The third was when I rejoined the corporate world for a job at Univision. Jerry Perenchio the then Chairman of the company took me to meet Roy Spence at GSD&M as we were looking for an ad agency. Roy told us he didn’t want to do ads for us, instead, he wanted to help us discover Univision’s purpose. That was how I got introduced to Jim Collin’s work.

What challenges have you faced?

I came from a family who always told me I could do anything I set my mind to, and I believed them.

I was not only a woman, but I was also an Iranian born American woman who moved to the US in the midst of the hostage crisis. I was fortunate in that I was able to compartmentalize my fears and anxieties. I simply chose not to see the obstacles. I came from a family who always told me I could do anything I set my mind to, and I believed them. I just kept going and never gave up.

What do you see as the major opportunities and challenges for women today?

Today, there are more opportunities for women as well as diverse candidates. Companies and boards are being encouraged to hire the best talent and reflect the population. The good news is the tide is slowly beginning to turn. That being said, there have always been different rules/expectations for women at work. In my years in the workplace, I have been told to “smile more,” to “start with the positive” before giving constructive feedback and to do less (doing too much was making others worried that they would look bad in comparison). These were all helpful tips that were doled out as I was being pushed to deliver herculean results.

As women we have to figure out how to walk the tightrope between doing a good job, surviving in the current work culture that is often biased and being true to ourselves. The best opportunities come from roles that leverage your talents and have the kind of leadership in place that will support you to do what you were brought in to do.

What solutions or advice can you share for other women marketers?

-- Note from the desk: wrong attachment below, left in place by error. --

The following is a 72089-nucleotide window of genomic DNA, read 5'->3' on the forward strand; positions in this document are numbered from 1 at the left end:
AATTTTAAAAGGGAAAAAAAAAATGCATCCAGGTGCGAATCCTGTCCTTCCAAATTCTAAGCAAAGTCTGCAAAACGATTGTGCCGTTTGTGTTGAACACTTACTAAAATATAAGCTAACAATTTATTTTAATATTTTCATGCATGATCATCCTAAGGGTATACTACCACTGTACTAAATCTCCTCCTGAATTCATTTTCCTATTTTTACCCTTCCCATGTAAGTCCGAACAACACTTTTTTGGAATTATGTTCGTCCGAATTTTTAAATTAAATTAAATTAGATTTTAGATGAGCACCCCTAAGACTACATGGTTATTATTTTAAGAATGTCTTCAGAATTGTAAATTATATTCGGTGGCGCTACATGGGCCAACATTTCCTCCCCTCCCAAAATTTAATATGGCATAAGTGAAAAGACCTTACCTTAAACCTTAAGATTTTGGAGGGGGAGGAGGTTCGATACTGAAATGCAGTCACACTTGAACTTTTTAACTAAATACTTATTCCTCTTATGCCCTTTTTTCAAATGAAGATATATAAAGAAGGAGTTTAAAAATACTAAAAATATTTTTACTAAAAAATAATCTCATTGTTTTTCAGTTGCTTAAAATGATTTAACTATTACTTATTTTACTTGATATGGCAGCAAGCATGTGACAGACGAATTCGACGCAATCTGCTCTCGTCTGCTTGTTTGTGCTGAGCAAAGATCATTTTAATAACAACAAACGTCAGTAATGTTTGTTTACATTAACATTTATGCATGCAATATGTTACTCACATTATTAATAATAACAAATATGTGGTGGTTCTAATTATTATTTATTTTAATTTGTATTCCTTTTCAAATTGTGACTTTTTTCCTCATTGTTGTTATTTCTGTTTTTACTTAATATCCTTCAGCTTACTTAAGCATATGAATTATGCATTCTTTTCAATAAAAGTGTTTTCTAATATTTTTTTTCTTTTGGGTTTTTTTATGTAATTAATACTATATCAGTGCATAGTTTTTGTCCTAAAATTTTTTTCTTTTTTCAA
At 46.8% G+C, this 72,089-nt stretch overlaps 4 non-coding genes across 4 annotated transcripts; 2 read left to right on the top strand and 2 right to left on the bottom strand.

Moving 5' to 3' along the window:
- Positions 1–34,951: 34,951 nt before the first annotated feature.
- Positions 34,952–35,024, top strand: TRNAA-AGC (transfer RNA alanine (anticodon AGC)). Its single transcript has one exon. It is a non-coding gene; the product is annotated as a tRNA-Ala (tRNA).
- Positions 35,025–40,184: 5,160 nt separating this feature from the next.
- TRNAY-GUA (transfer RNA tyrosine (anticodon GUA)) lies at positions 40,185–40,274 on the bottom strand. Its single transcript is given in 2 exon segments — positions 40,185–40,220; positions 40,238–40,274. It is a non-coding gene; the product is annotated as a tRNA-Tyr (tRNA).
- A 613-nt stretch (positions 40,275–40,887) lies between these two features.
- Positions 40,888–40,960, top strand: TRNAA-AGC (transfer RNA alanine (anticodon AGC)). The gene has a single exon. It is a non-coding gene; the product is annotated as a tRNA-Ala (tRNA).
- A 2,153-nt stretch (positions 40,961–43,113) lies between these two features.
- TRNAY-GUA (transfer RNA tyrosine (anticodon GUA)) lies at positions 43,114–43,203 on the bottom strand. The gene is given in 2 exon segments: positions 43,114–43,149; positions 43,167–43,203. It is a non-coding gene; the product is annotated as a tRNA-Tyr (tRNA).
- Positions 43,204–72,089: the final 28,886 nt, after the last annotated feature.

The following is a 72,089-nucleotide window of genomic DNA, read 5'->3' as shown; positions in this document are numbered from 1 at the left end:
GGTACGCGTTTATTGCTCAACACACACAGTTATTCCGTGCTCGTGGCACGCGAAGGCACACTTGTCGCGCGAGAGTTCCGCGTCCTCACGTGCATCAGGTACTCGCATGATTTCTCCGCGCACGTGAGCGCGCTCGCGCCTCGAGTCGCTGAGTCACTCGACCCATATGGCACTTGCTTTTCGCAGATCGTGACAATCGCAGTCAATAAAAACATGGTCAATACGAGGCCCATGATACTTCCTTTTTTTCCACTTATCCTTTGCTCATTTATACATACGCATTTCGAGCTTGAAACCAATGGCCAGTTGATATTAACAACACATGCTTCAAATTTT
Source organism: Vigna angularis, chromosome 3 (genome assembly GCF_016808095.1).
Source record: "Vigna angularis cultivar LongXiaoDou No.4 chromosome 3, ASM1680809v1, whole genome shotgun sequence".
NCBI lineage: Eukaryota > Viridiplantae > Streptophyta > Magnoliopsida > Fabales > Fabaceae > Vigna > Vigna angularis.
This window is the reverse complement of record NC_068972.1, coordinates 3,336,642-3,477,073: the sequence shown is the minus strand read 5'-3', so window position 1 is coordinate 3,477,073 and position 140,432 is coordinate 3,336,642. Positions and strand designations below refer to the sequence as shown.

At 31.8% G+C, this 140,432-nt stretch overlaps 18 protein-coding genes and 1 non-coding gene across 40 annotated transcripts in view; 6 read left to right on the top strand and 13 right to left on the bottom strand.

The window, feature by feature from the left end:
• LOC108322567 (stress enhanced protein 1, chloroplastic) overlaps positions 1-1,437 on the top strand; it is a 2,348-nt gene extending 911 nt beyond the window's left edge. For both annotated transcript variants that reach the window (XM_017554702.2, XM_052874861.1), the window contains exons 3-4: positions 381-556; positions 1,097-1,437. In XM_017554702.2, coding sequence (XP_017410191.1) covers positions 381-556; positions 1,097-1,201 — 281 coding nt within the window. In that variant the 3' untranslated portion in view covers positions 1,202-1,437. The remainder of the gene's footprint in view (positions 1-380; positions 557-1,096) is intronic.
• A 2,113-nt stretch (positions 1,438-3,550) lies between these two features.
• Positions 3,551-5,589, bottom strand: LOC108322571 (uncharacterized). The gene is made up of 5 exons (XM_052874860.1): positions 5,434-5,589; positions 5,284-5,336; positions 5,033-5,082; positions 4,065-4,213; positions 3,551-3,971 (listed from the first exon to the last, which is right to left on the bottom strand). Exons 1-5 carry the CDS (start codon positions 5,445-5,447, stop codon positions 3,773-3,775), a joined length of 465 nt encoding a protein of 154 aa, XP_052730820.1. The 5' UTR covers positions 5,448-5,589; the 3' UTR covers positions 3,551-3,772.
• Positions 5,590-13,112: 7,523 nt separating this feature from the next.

Here are a series of life lessons I’ve learned at work throughout the years:

  1. Never stop growing.
  2. Always do your homework.
  3. Volunteer for the hard stuff.
  4. Invite someone over who isn’t your best friend.
  5. Hang out with people smarter than you.
  6. It’s okay to say I don’t know.
  7. It’s better to be respected than loved.
  8. Don’t hog the ball.
  9. Believe in yourself.
  10. Be yourself.

I have an 11th that I’d add for women specifically. And that is to set up an informal group that will support you and help you accomplish your goals. Jessica Bennett does a good job of outlining this concept in her book Feminist Fight Club.

What advice have you given to your daughter?

I was asked this very question a few years back and I would give this advice to both my kids. Natasha, my sophomore in college and Nicky, my senior in high school. You can read more about the five things I want them both to remember in my letter to Natasha on Leaders & Daughters, but essentially they were Compassion, Courage, Trust Yourself, Go for it and Be Positive.

What I find incredibly rewarding now is that my daughter is teaching me. Just recently, she shared a book with me that underscored what it means to be a feminist today. I love that she is now teaching me new things. And I highly recommend Chimamanda Ngozi Adichie’s book “We Should all be Feminists." It’s a short impactful read or you can watch her TedTalk.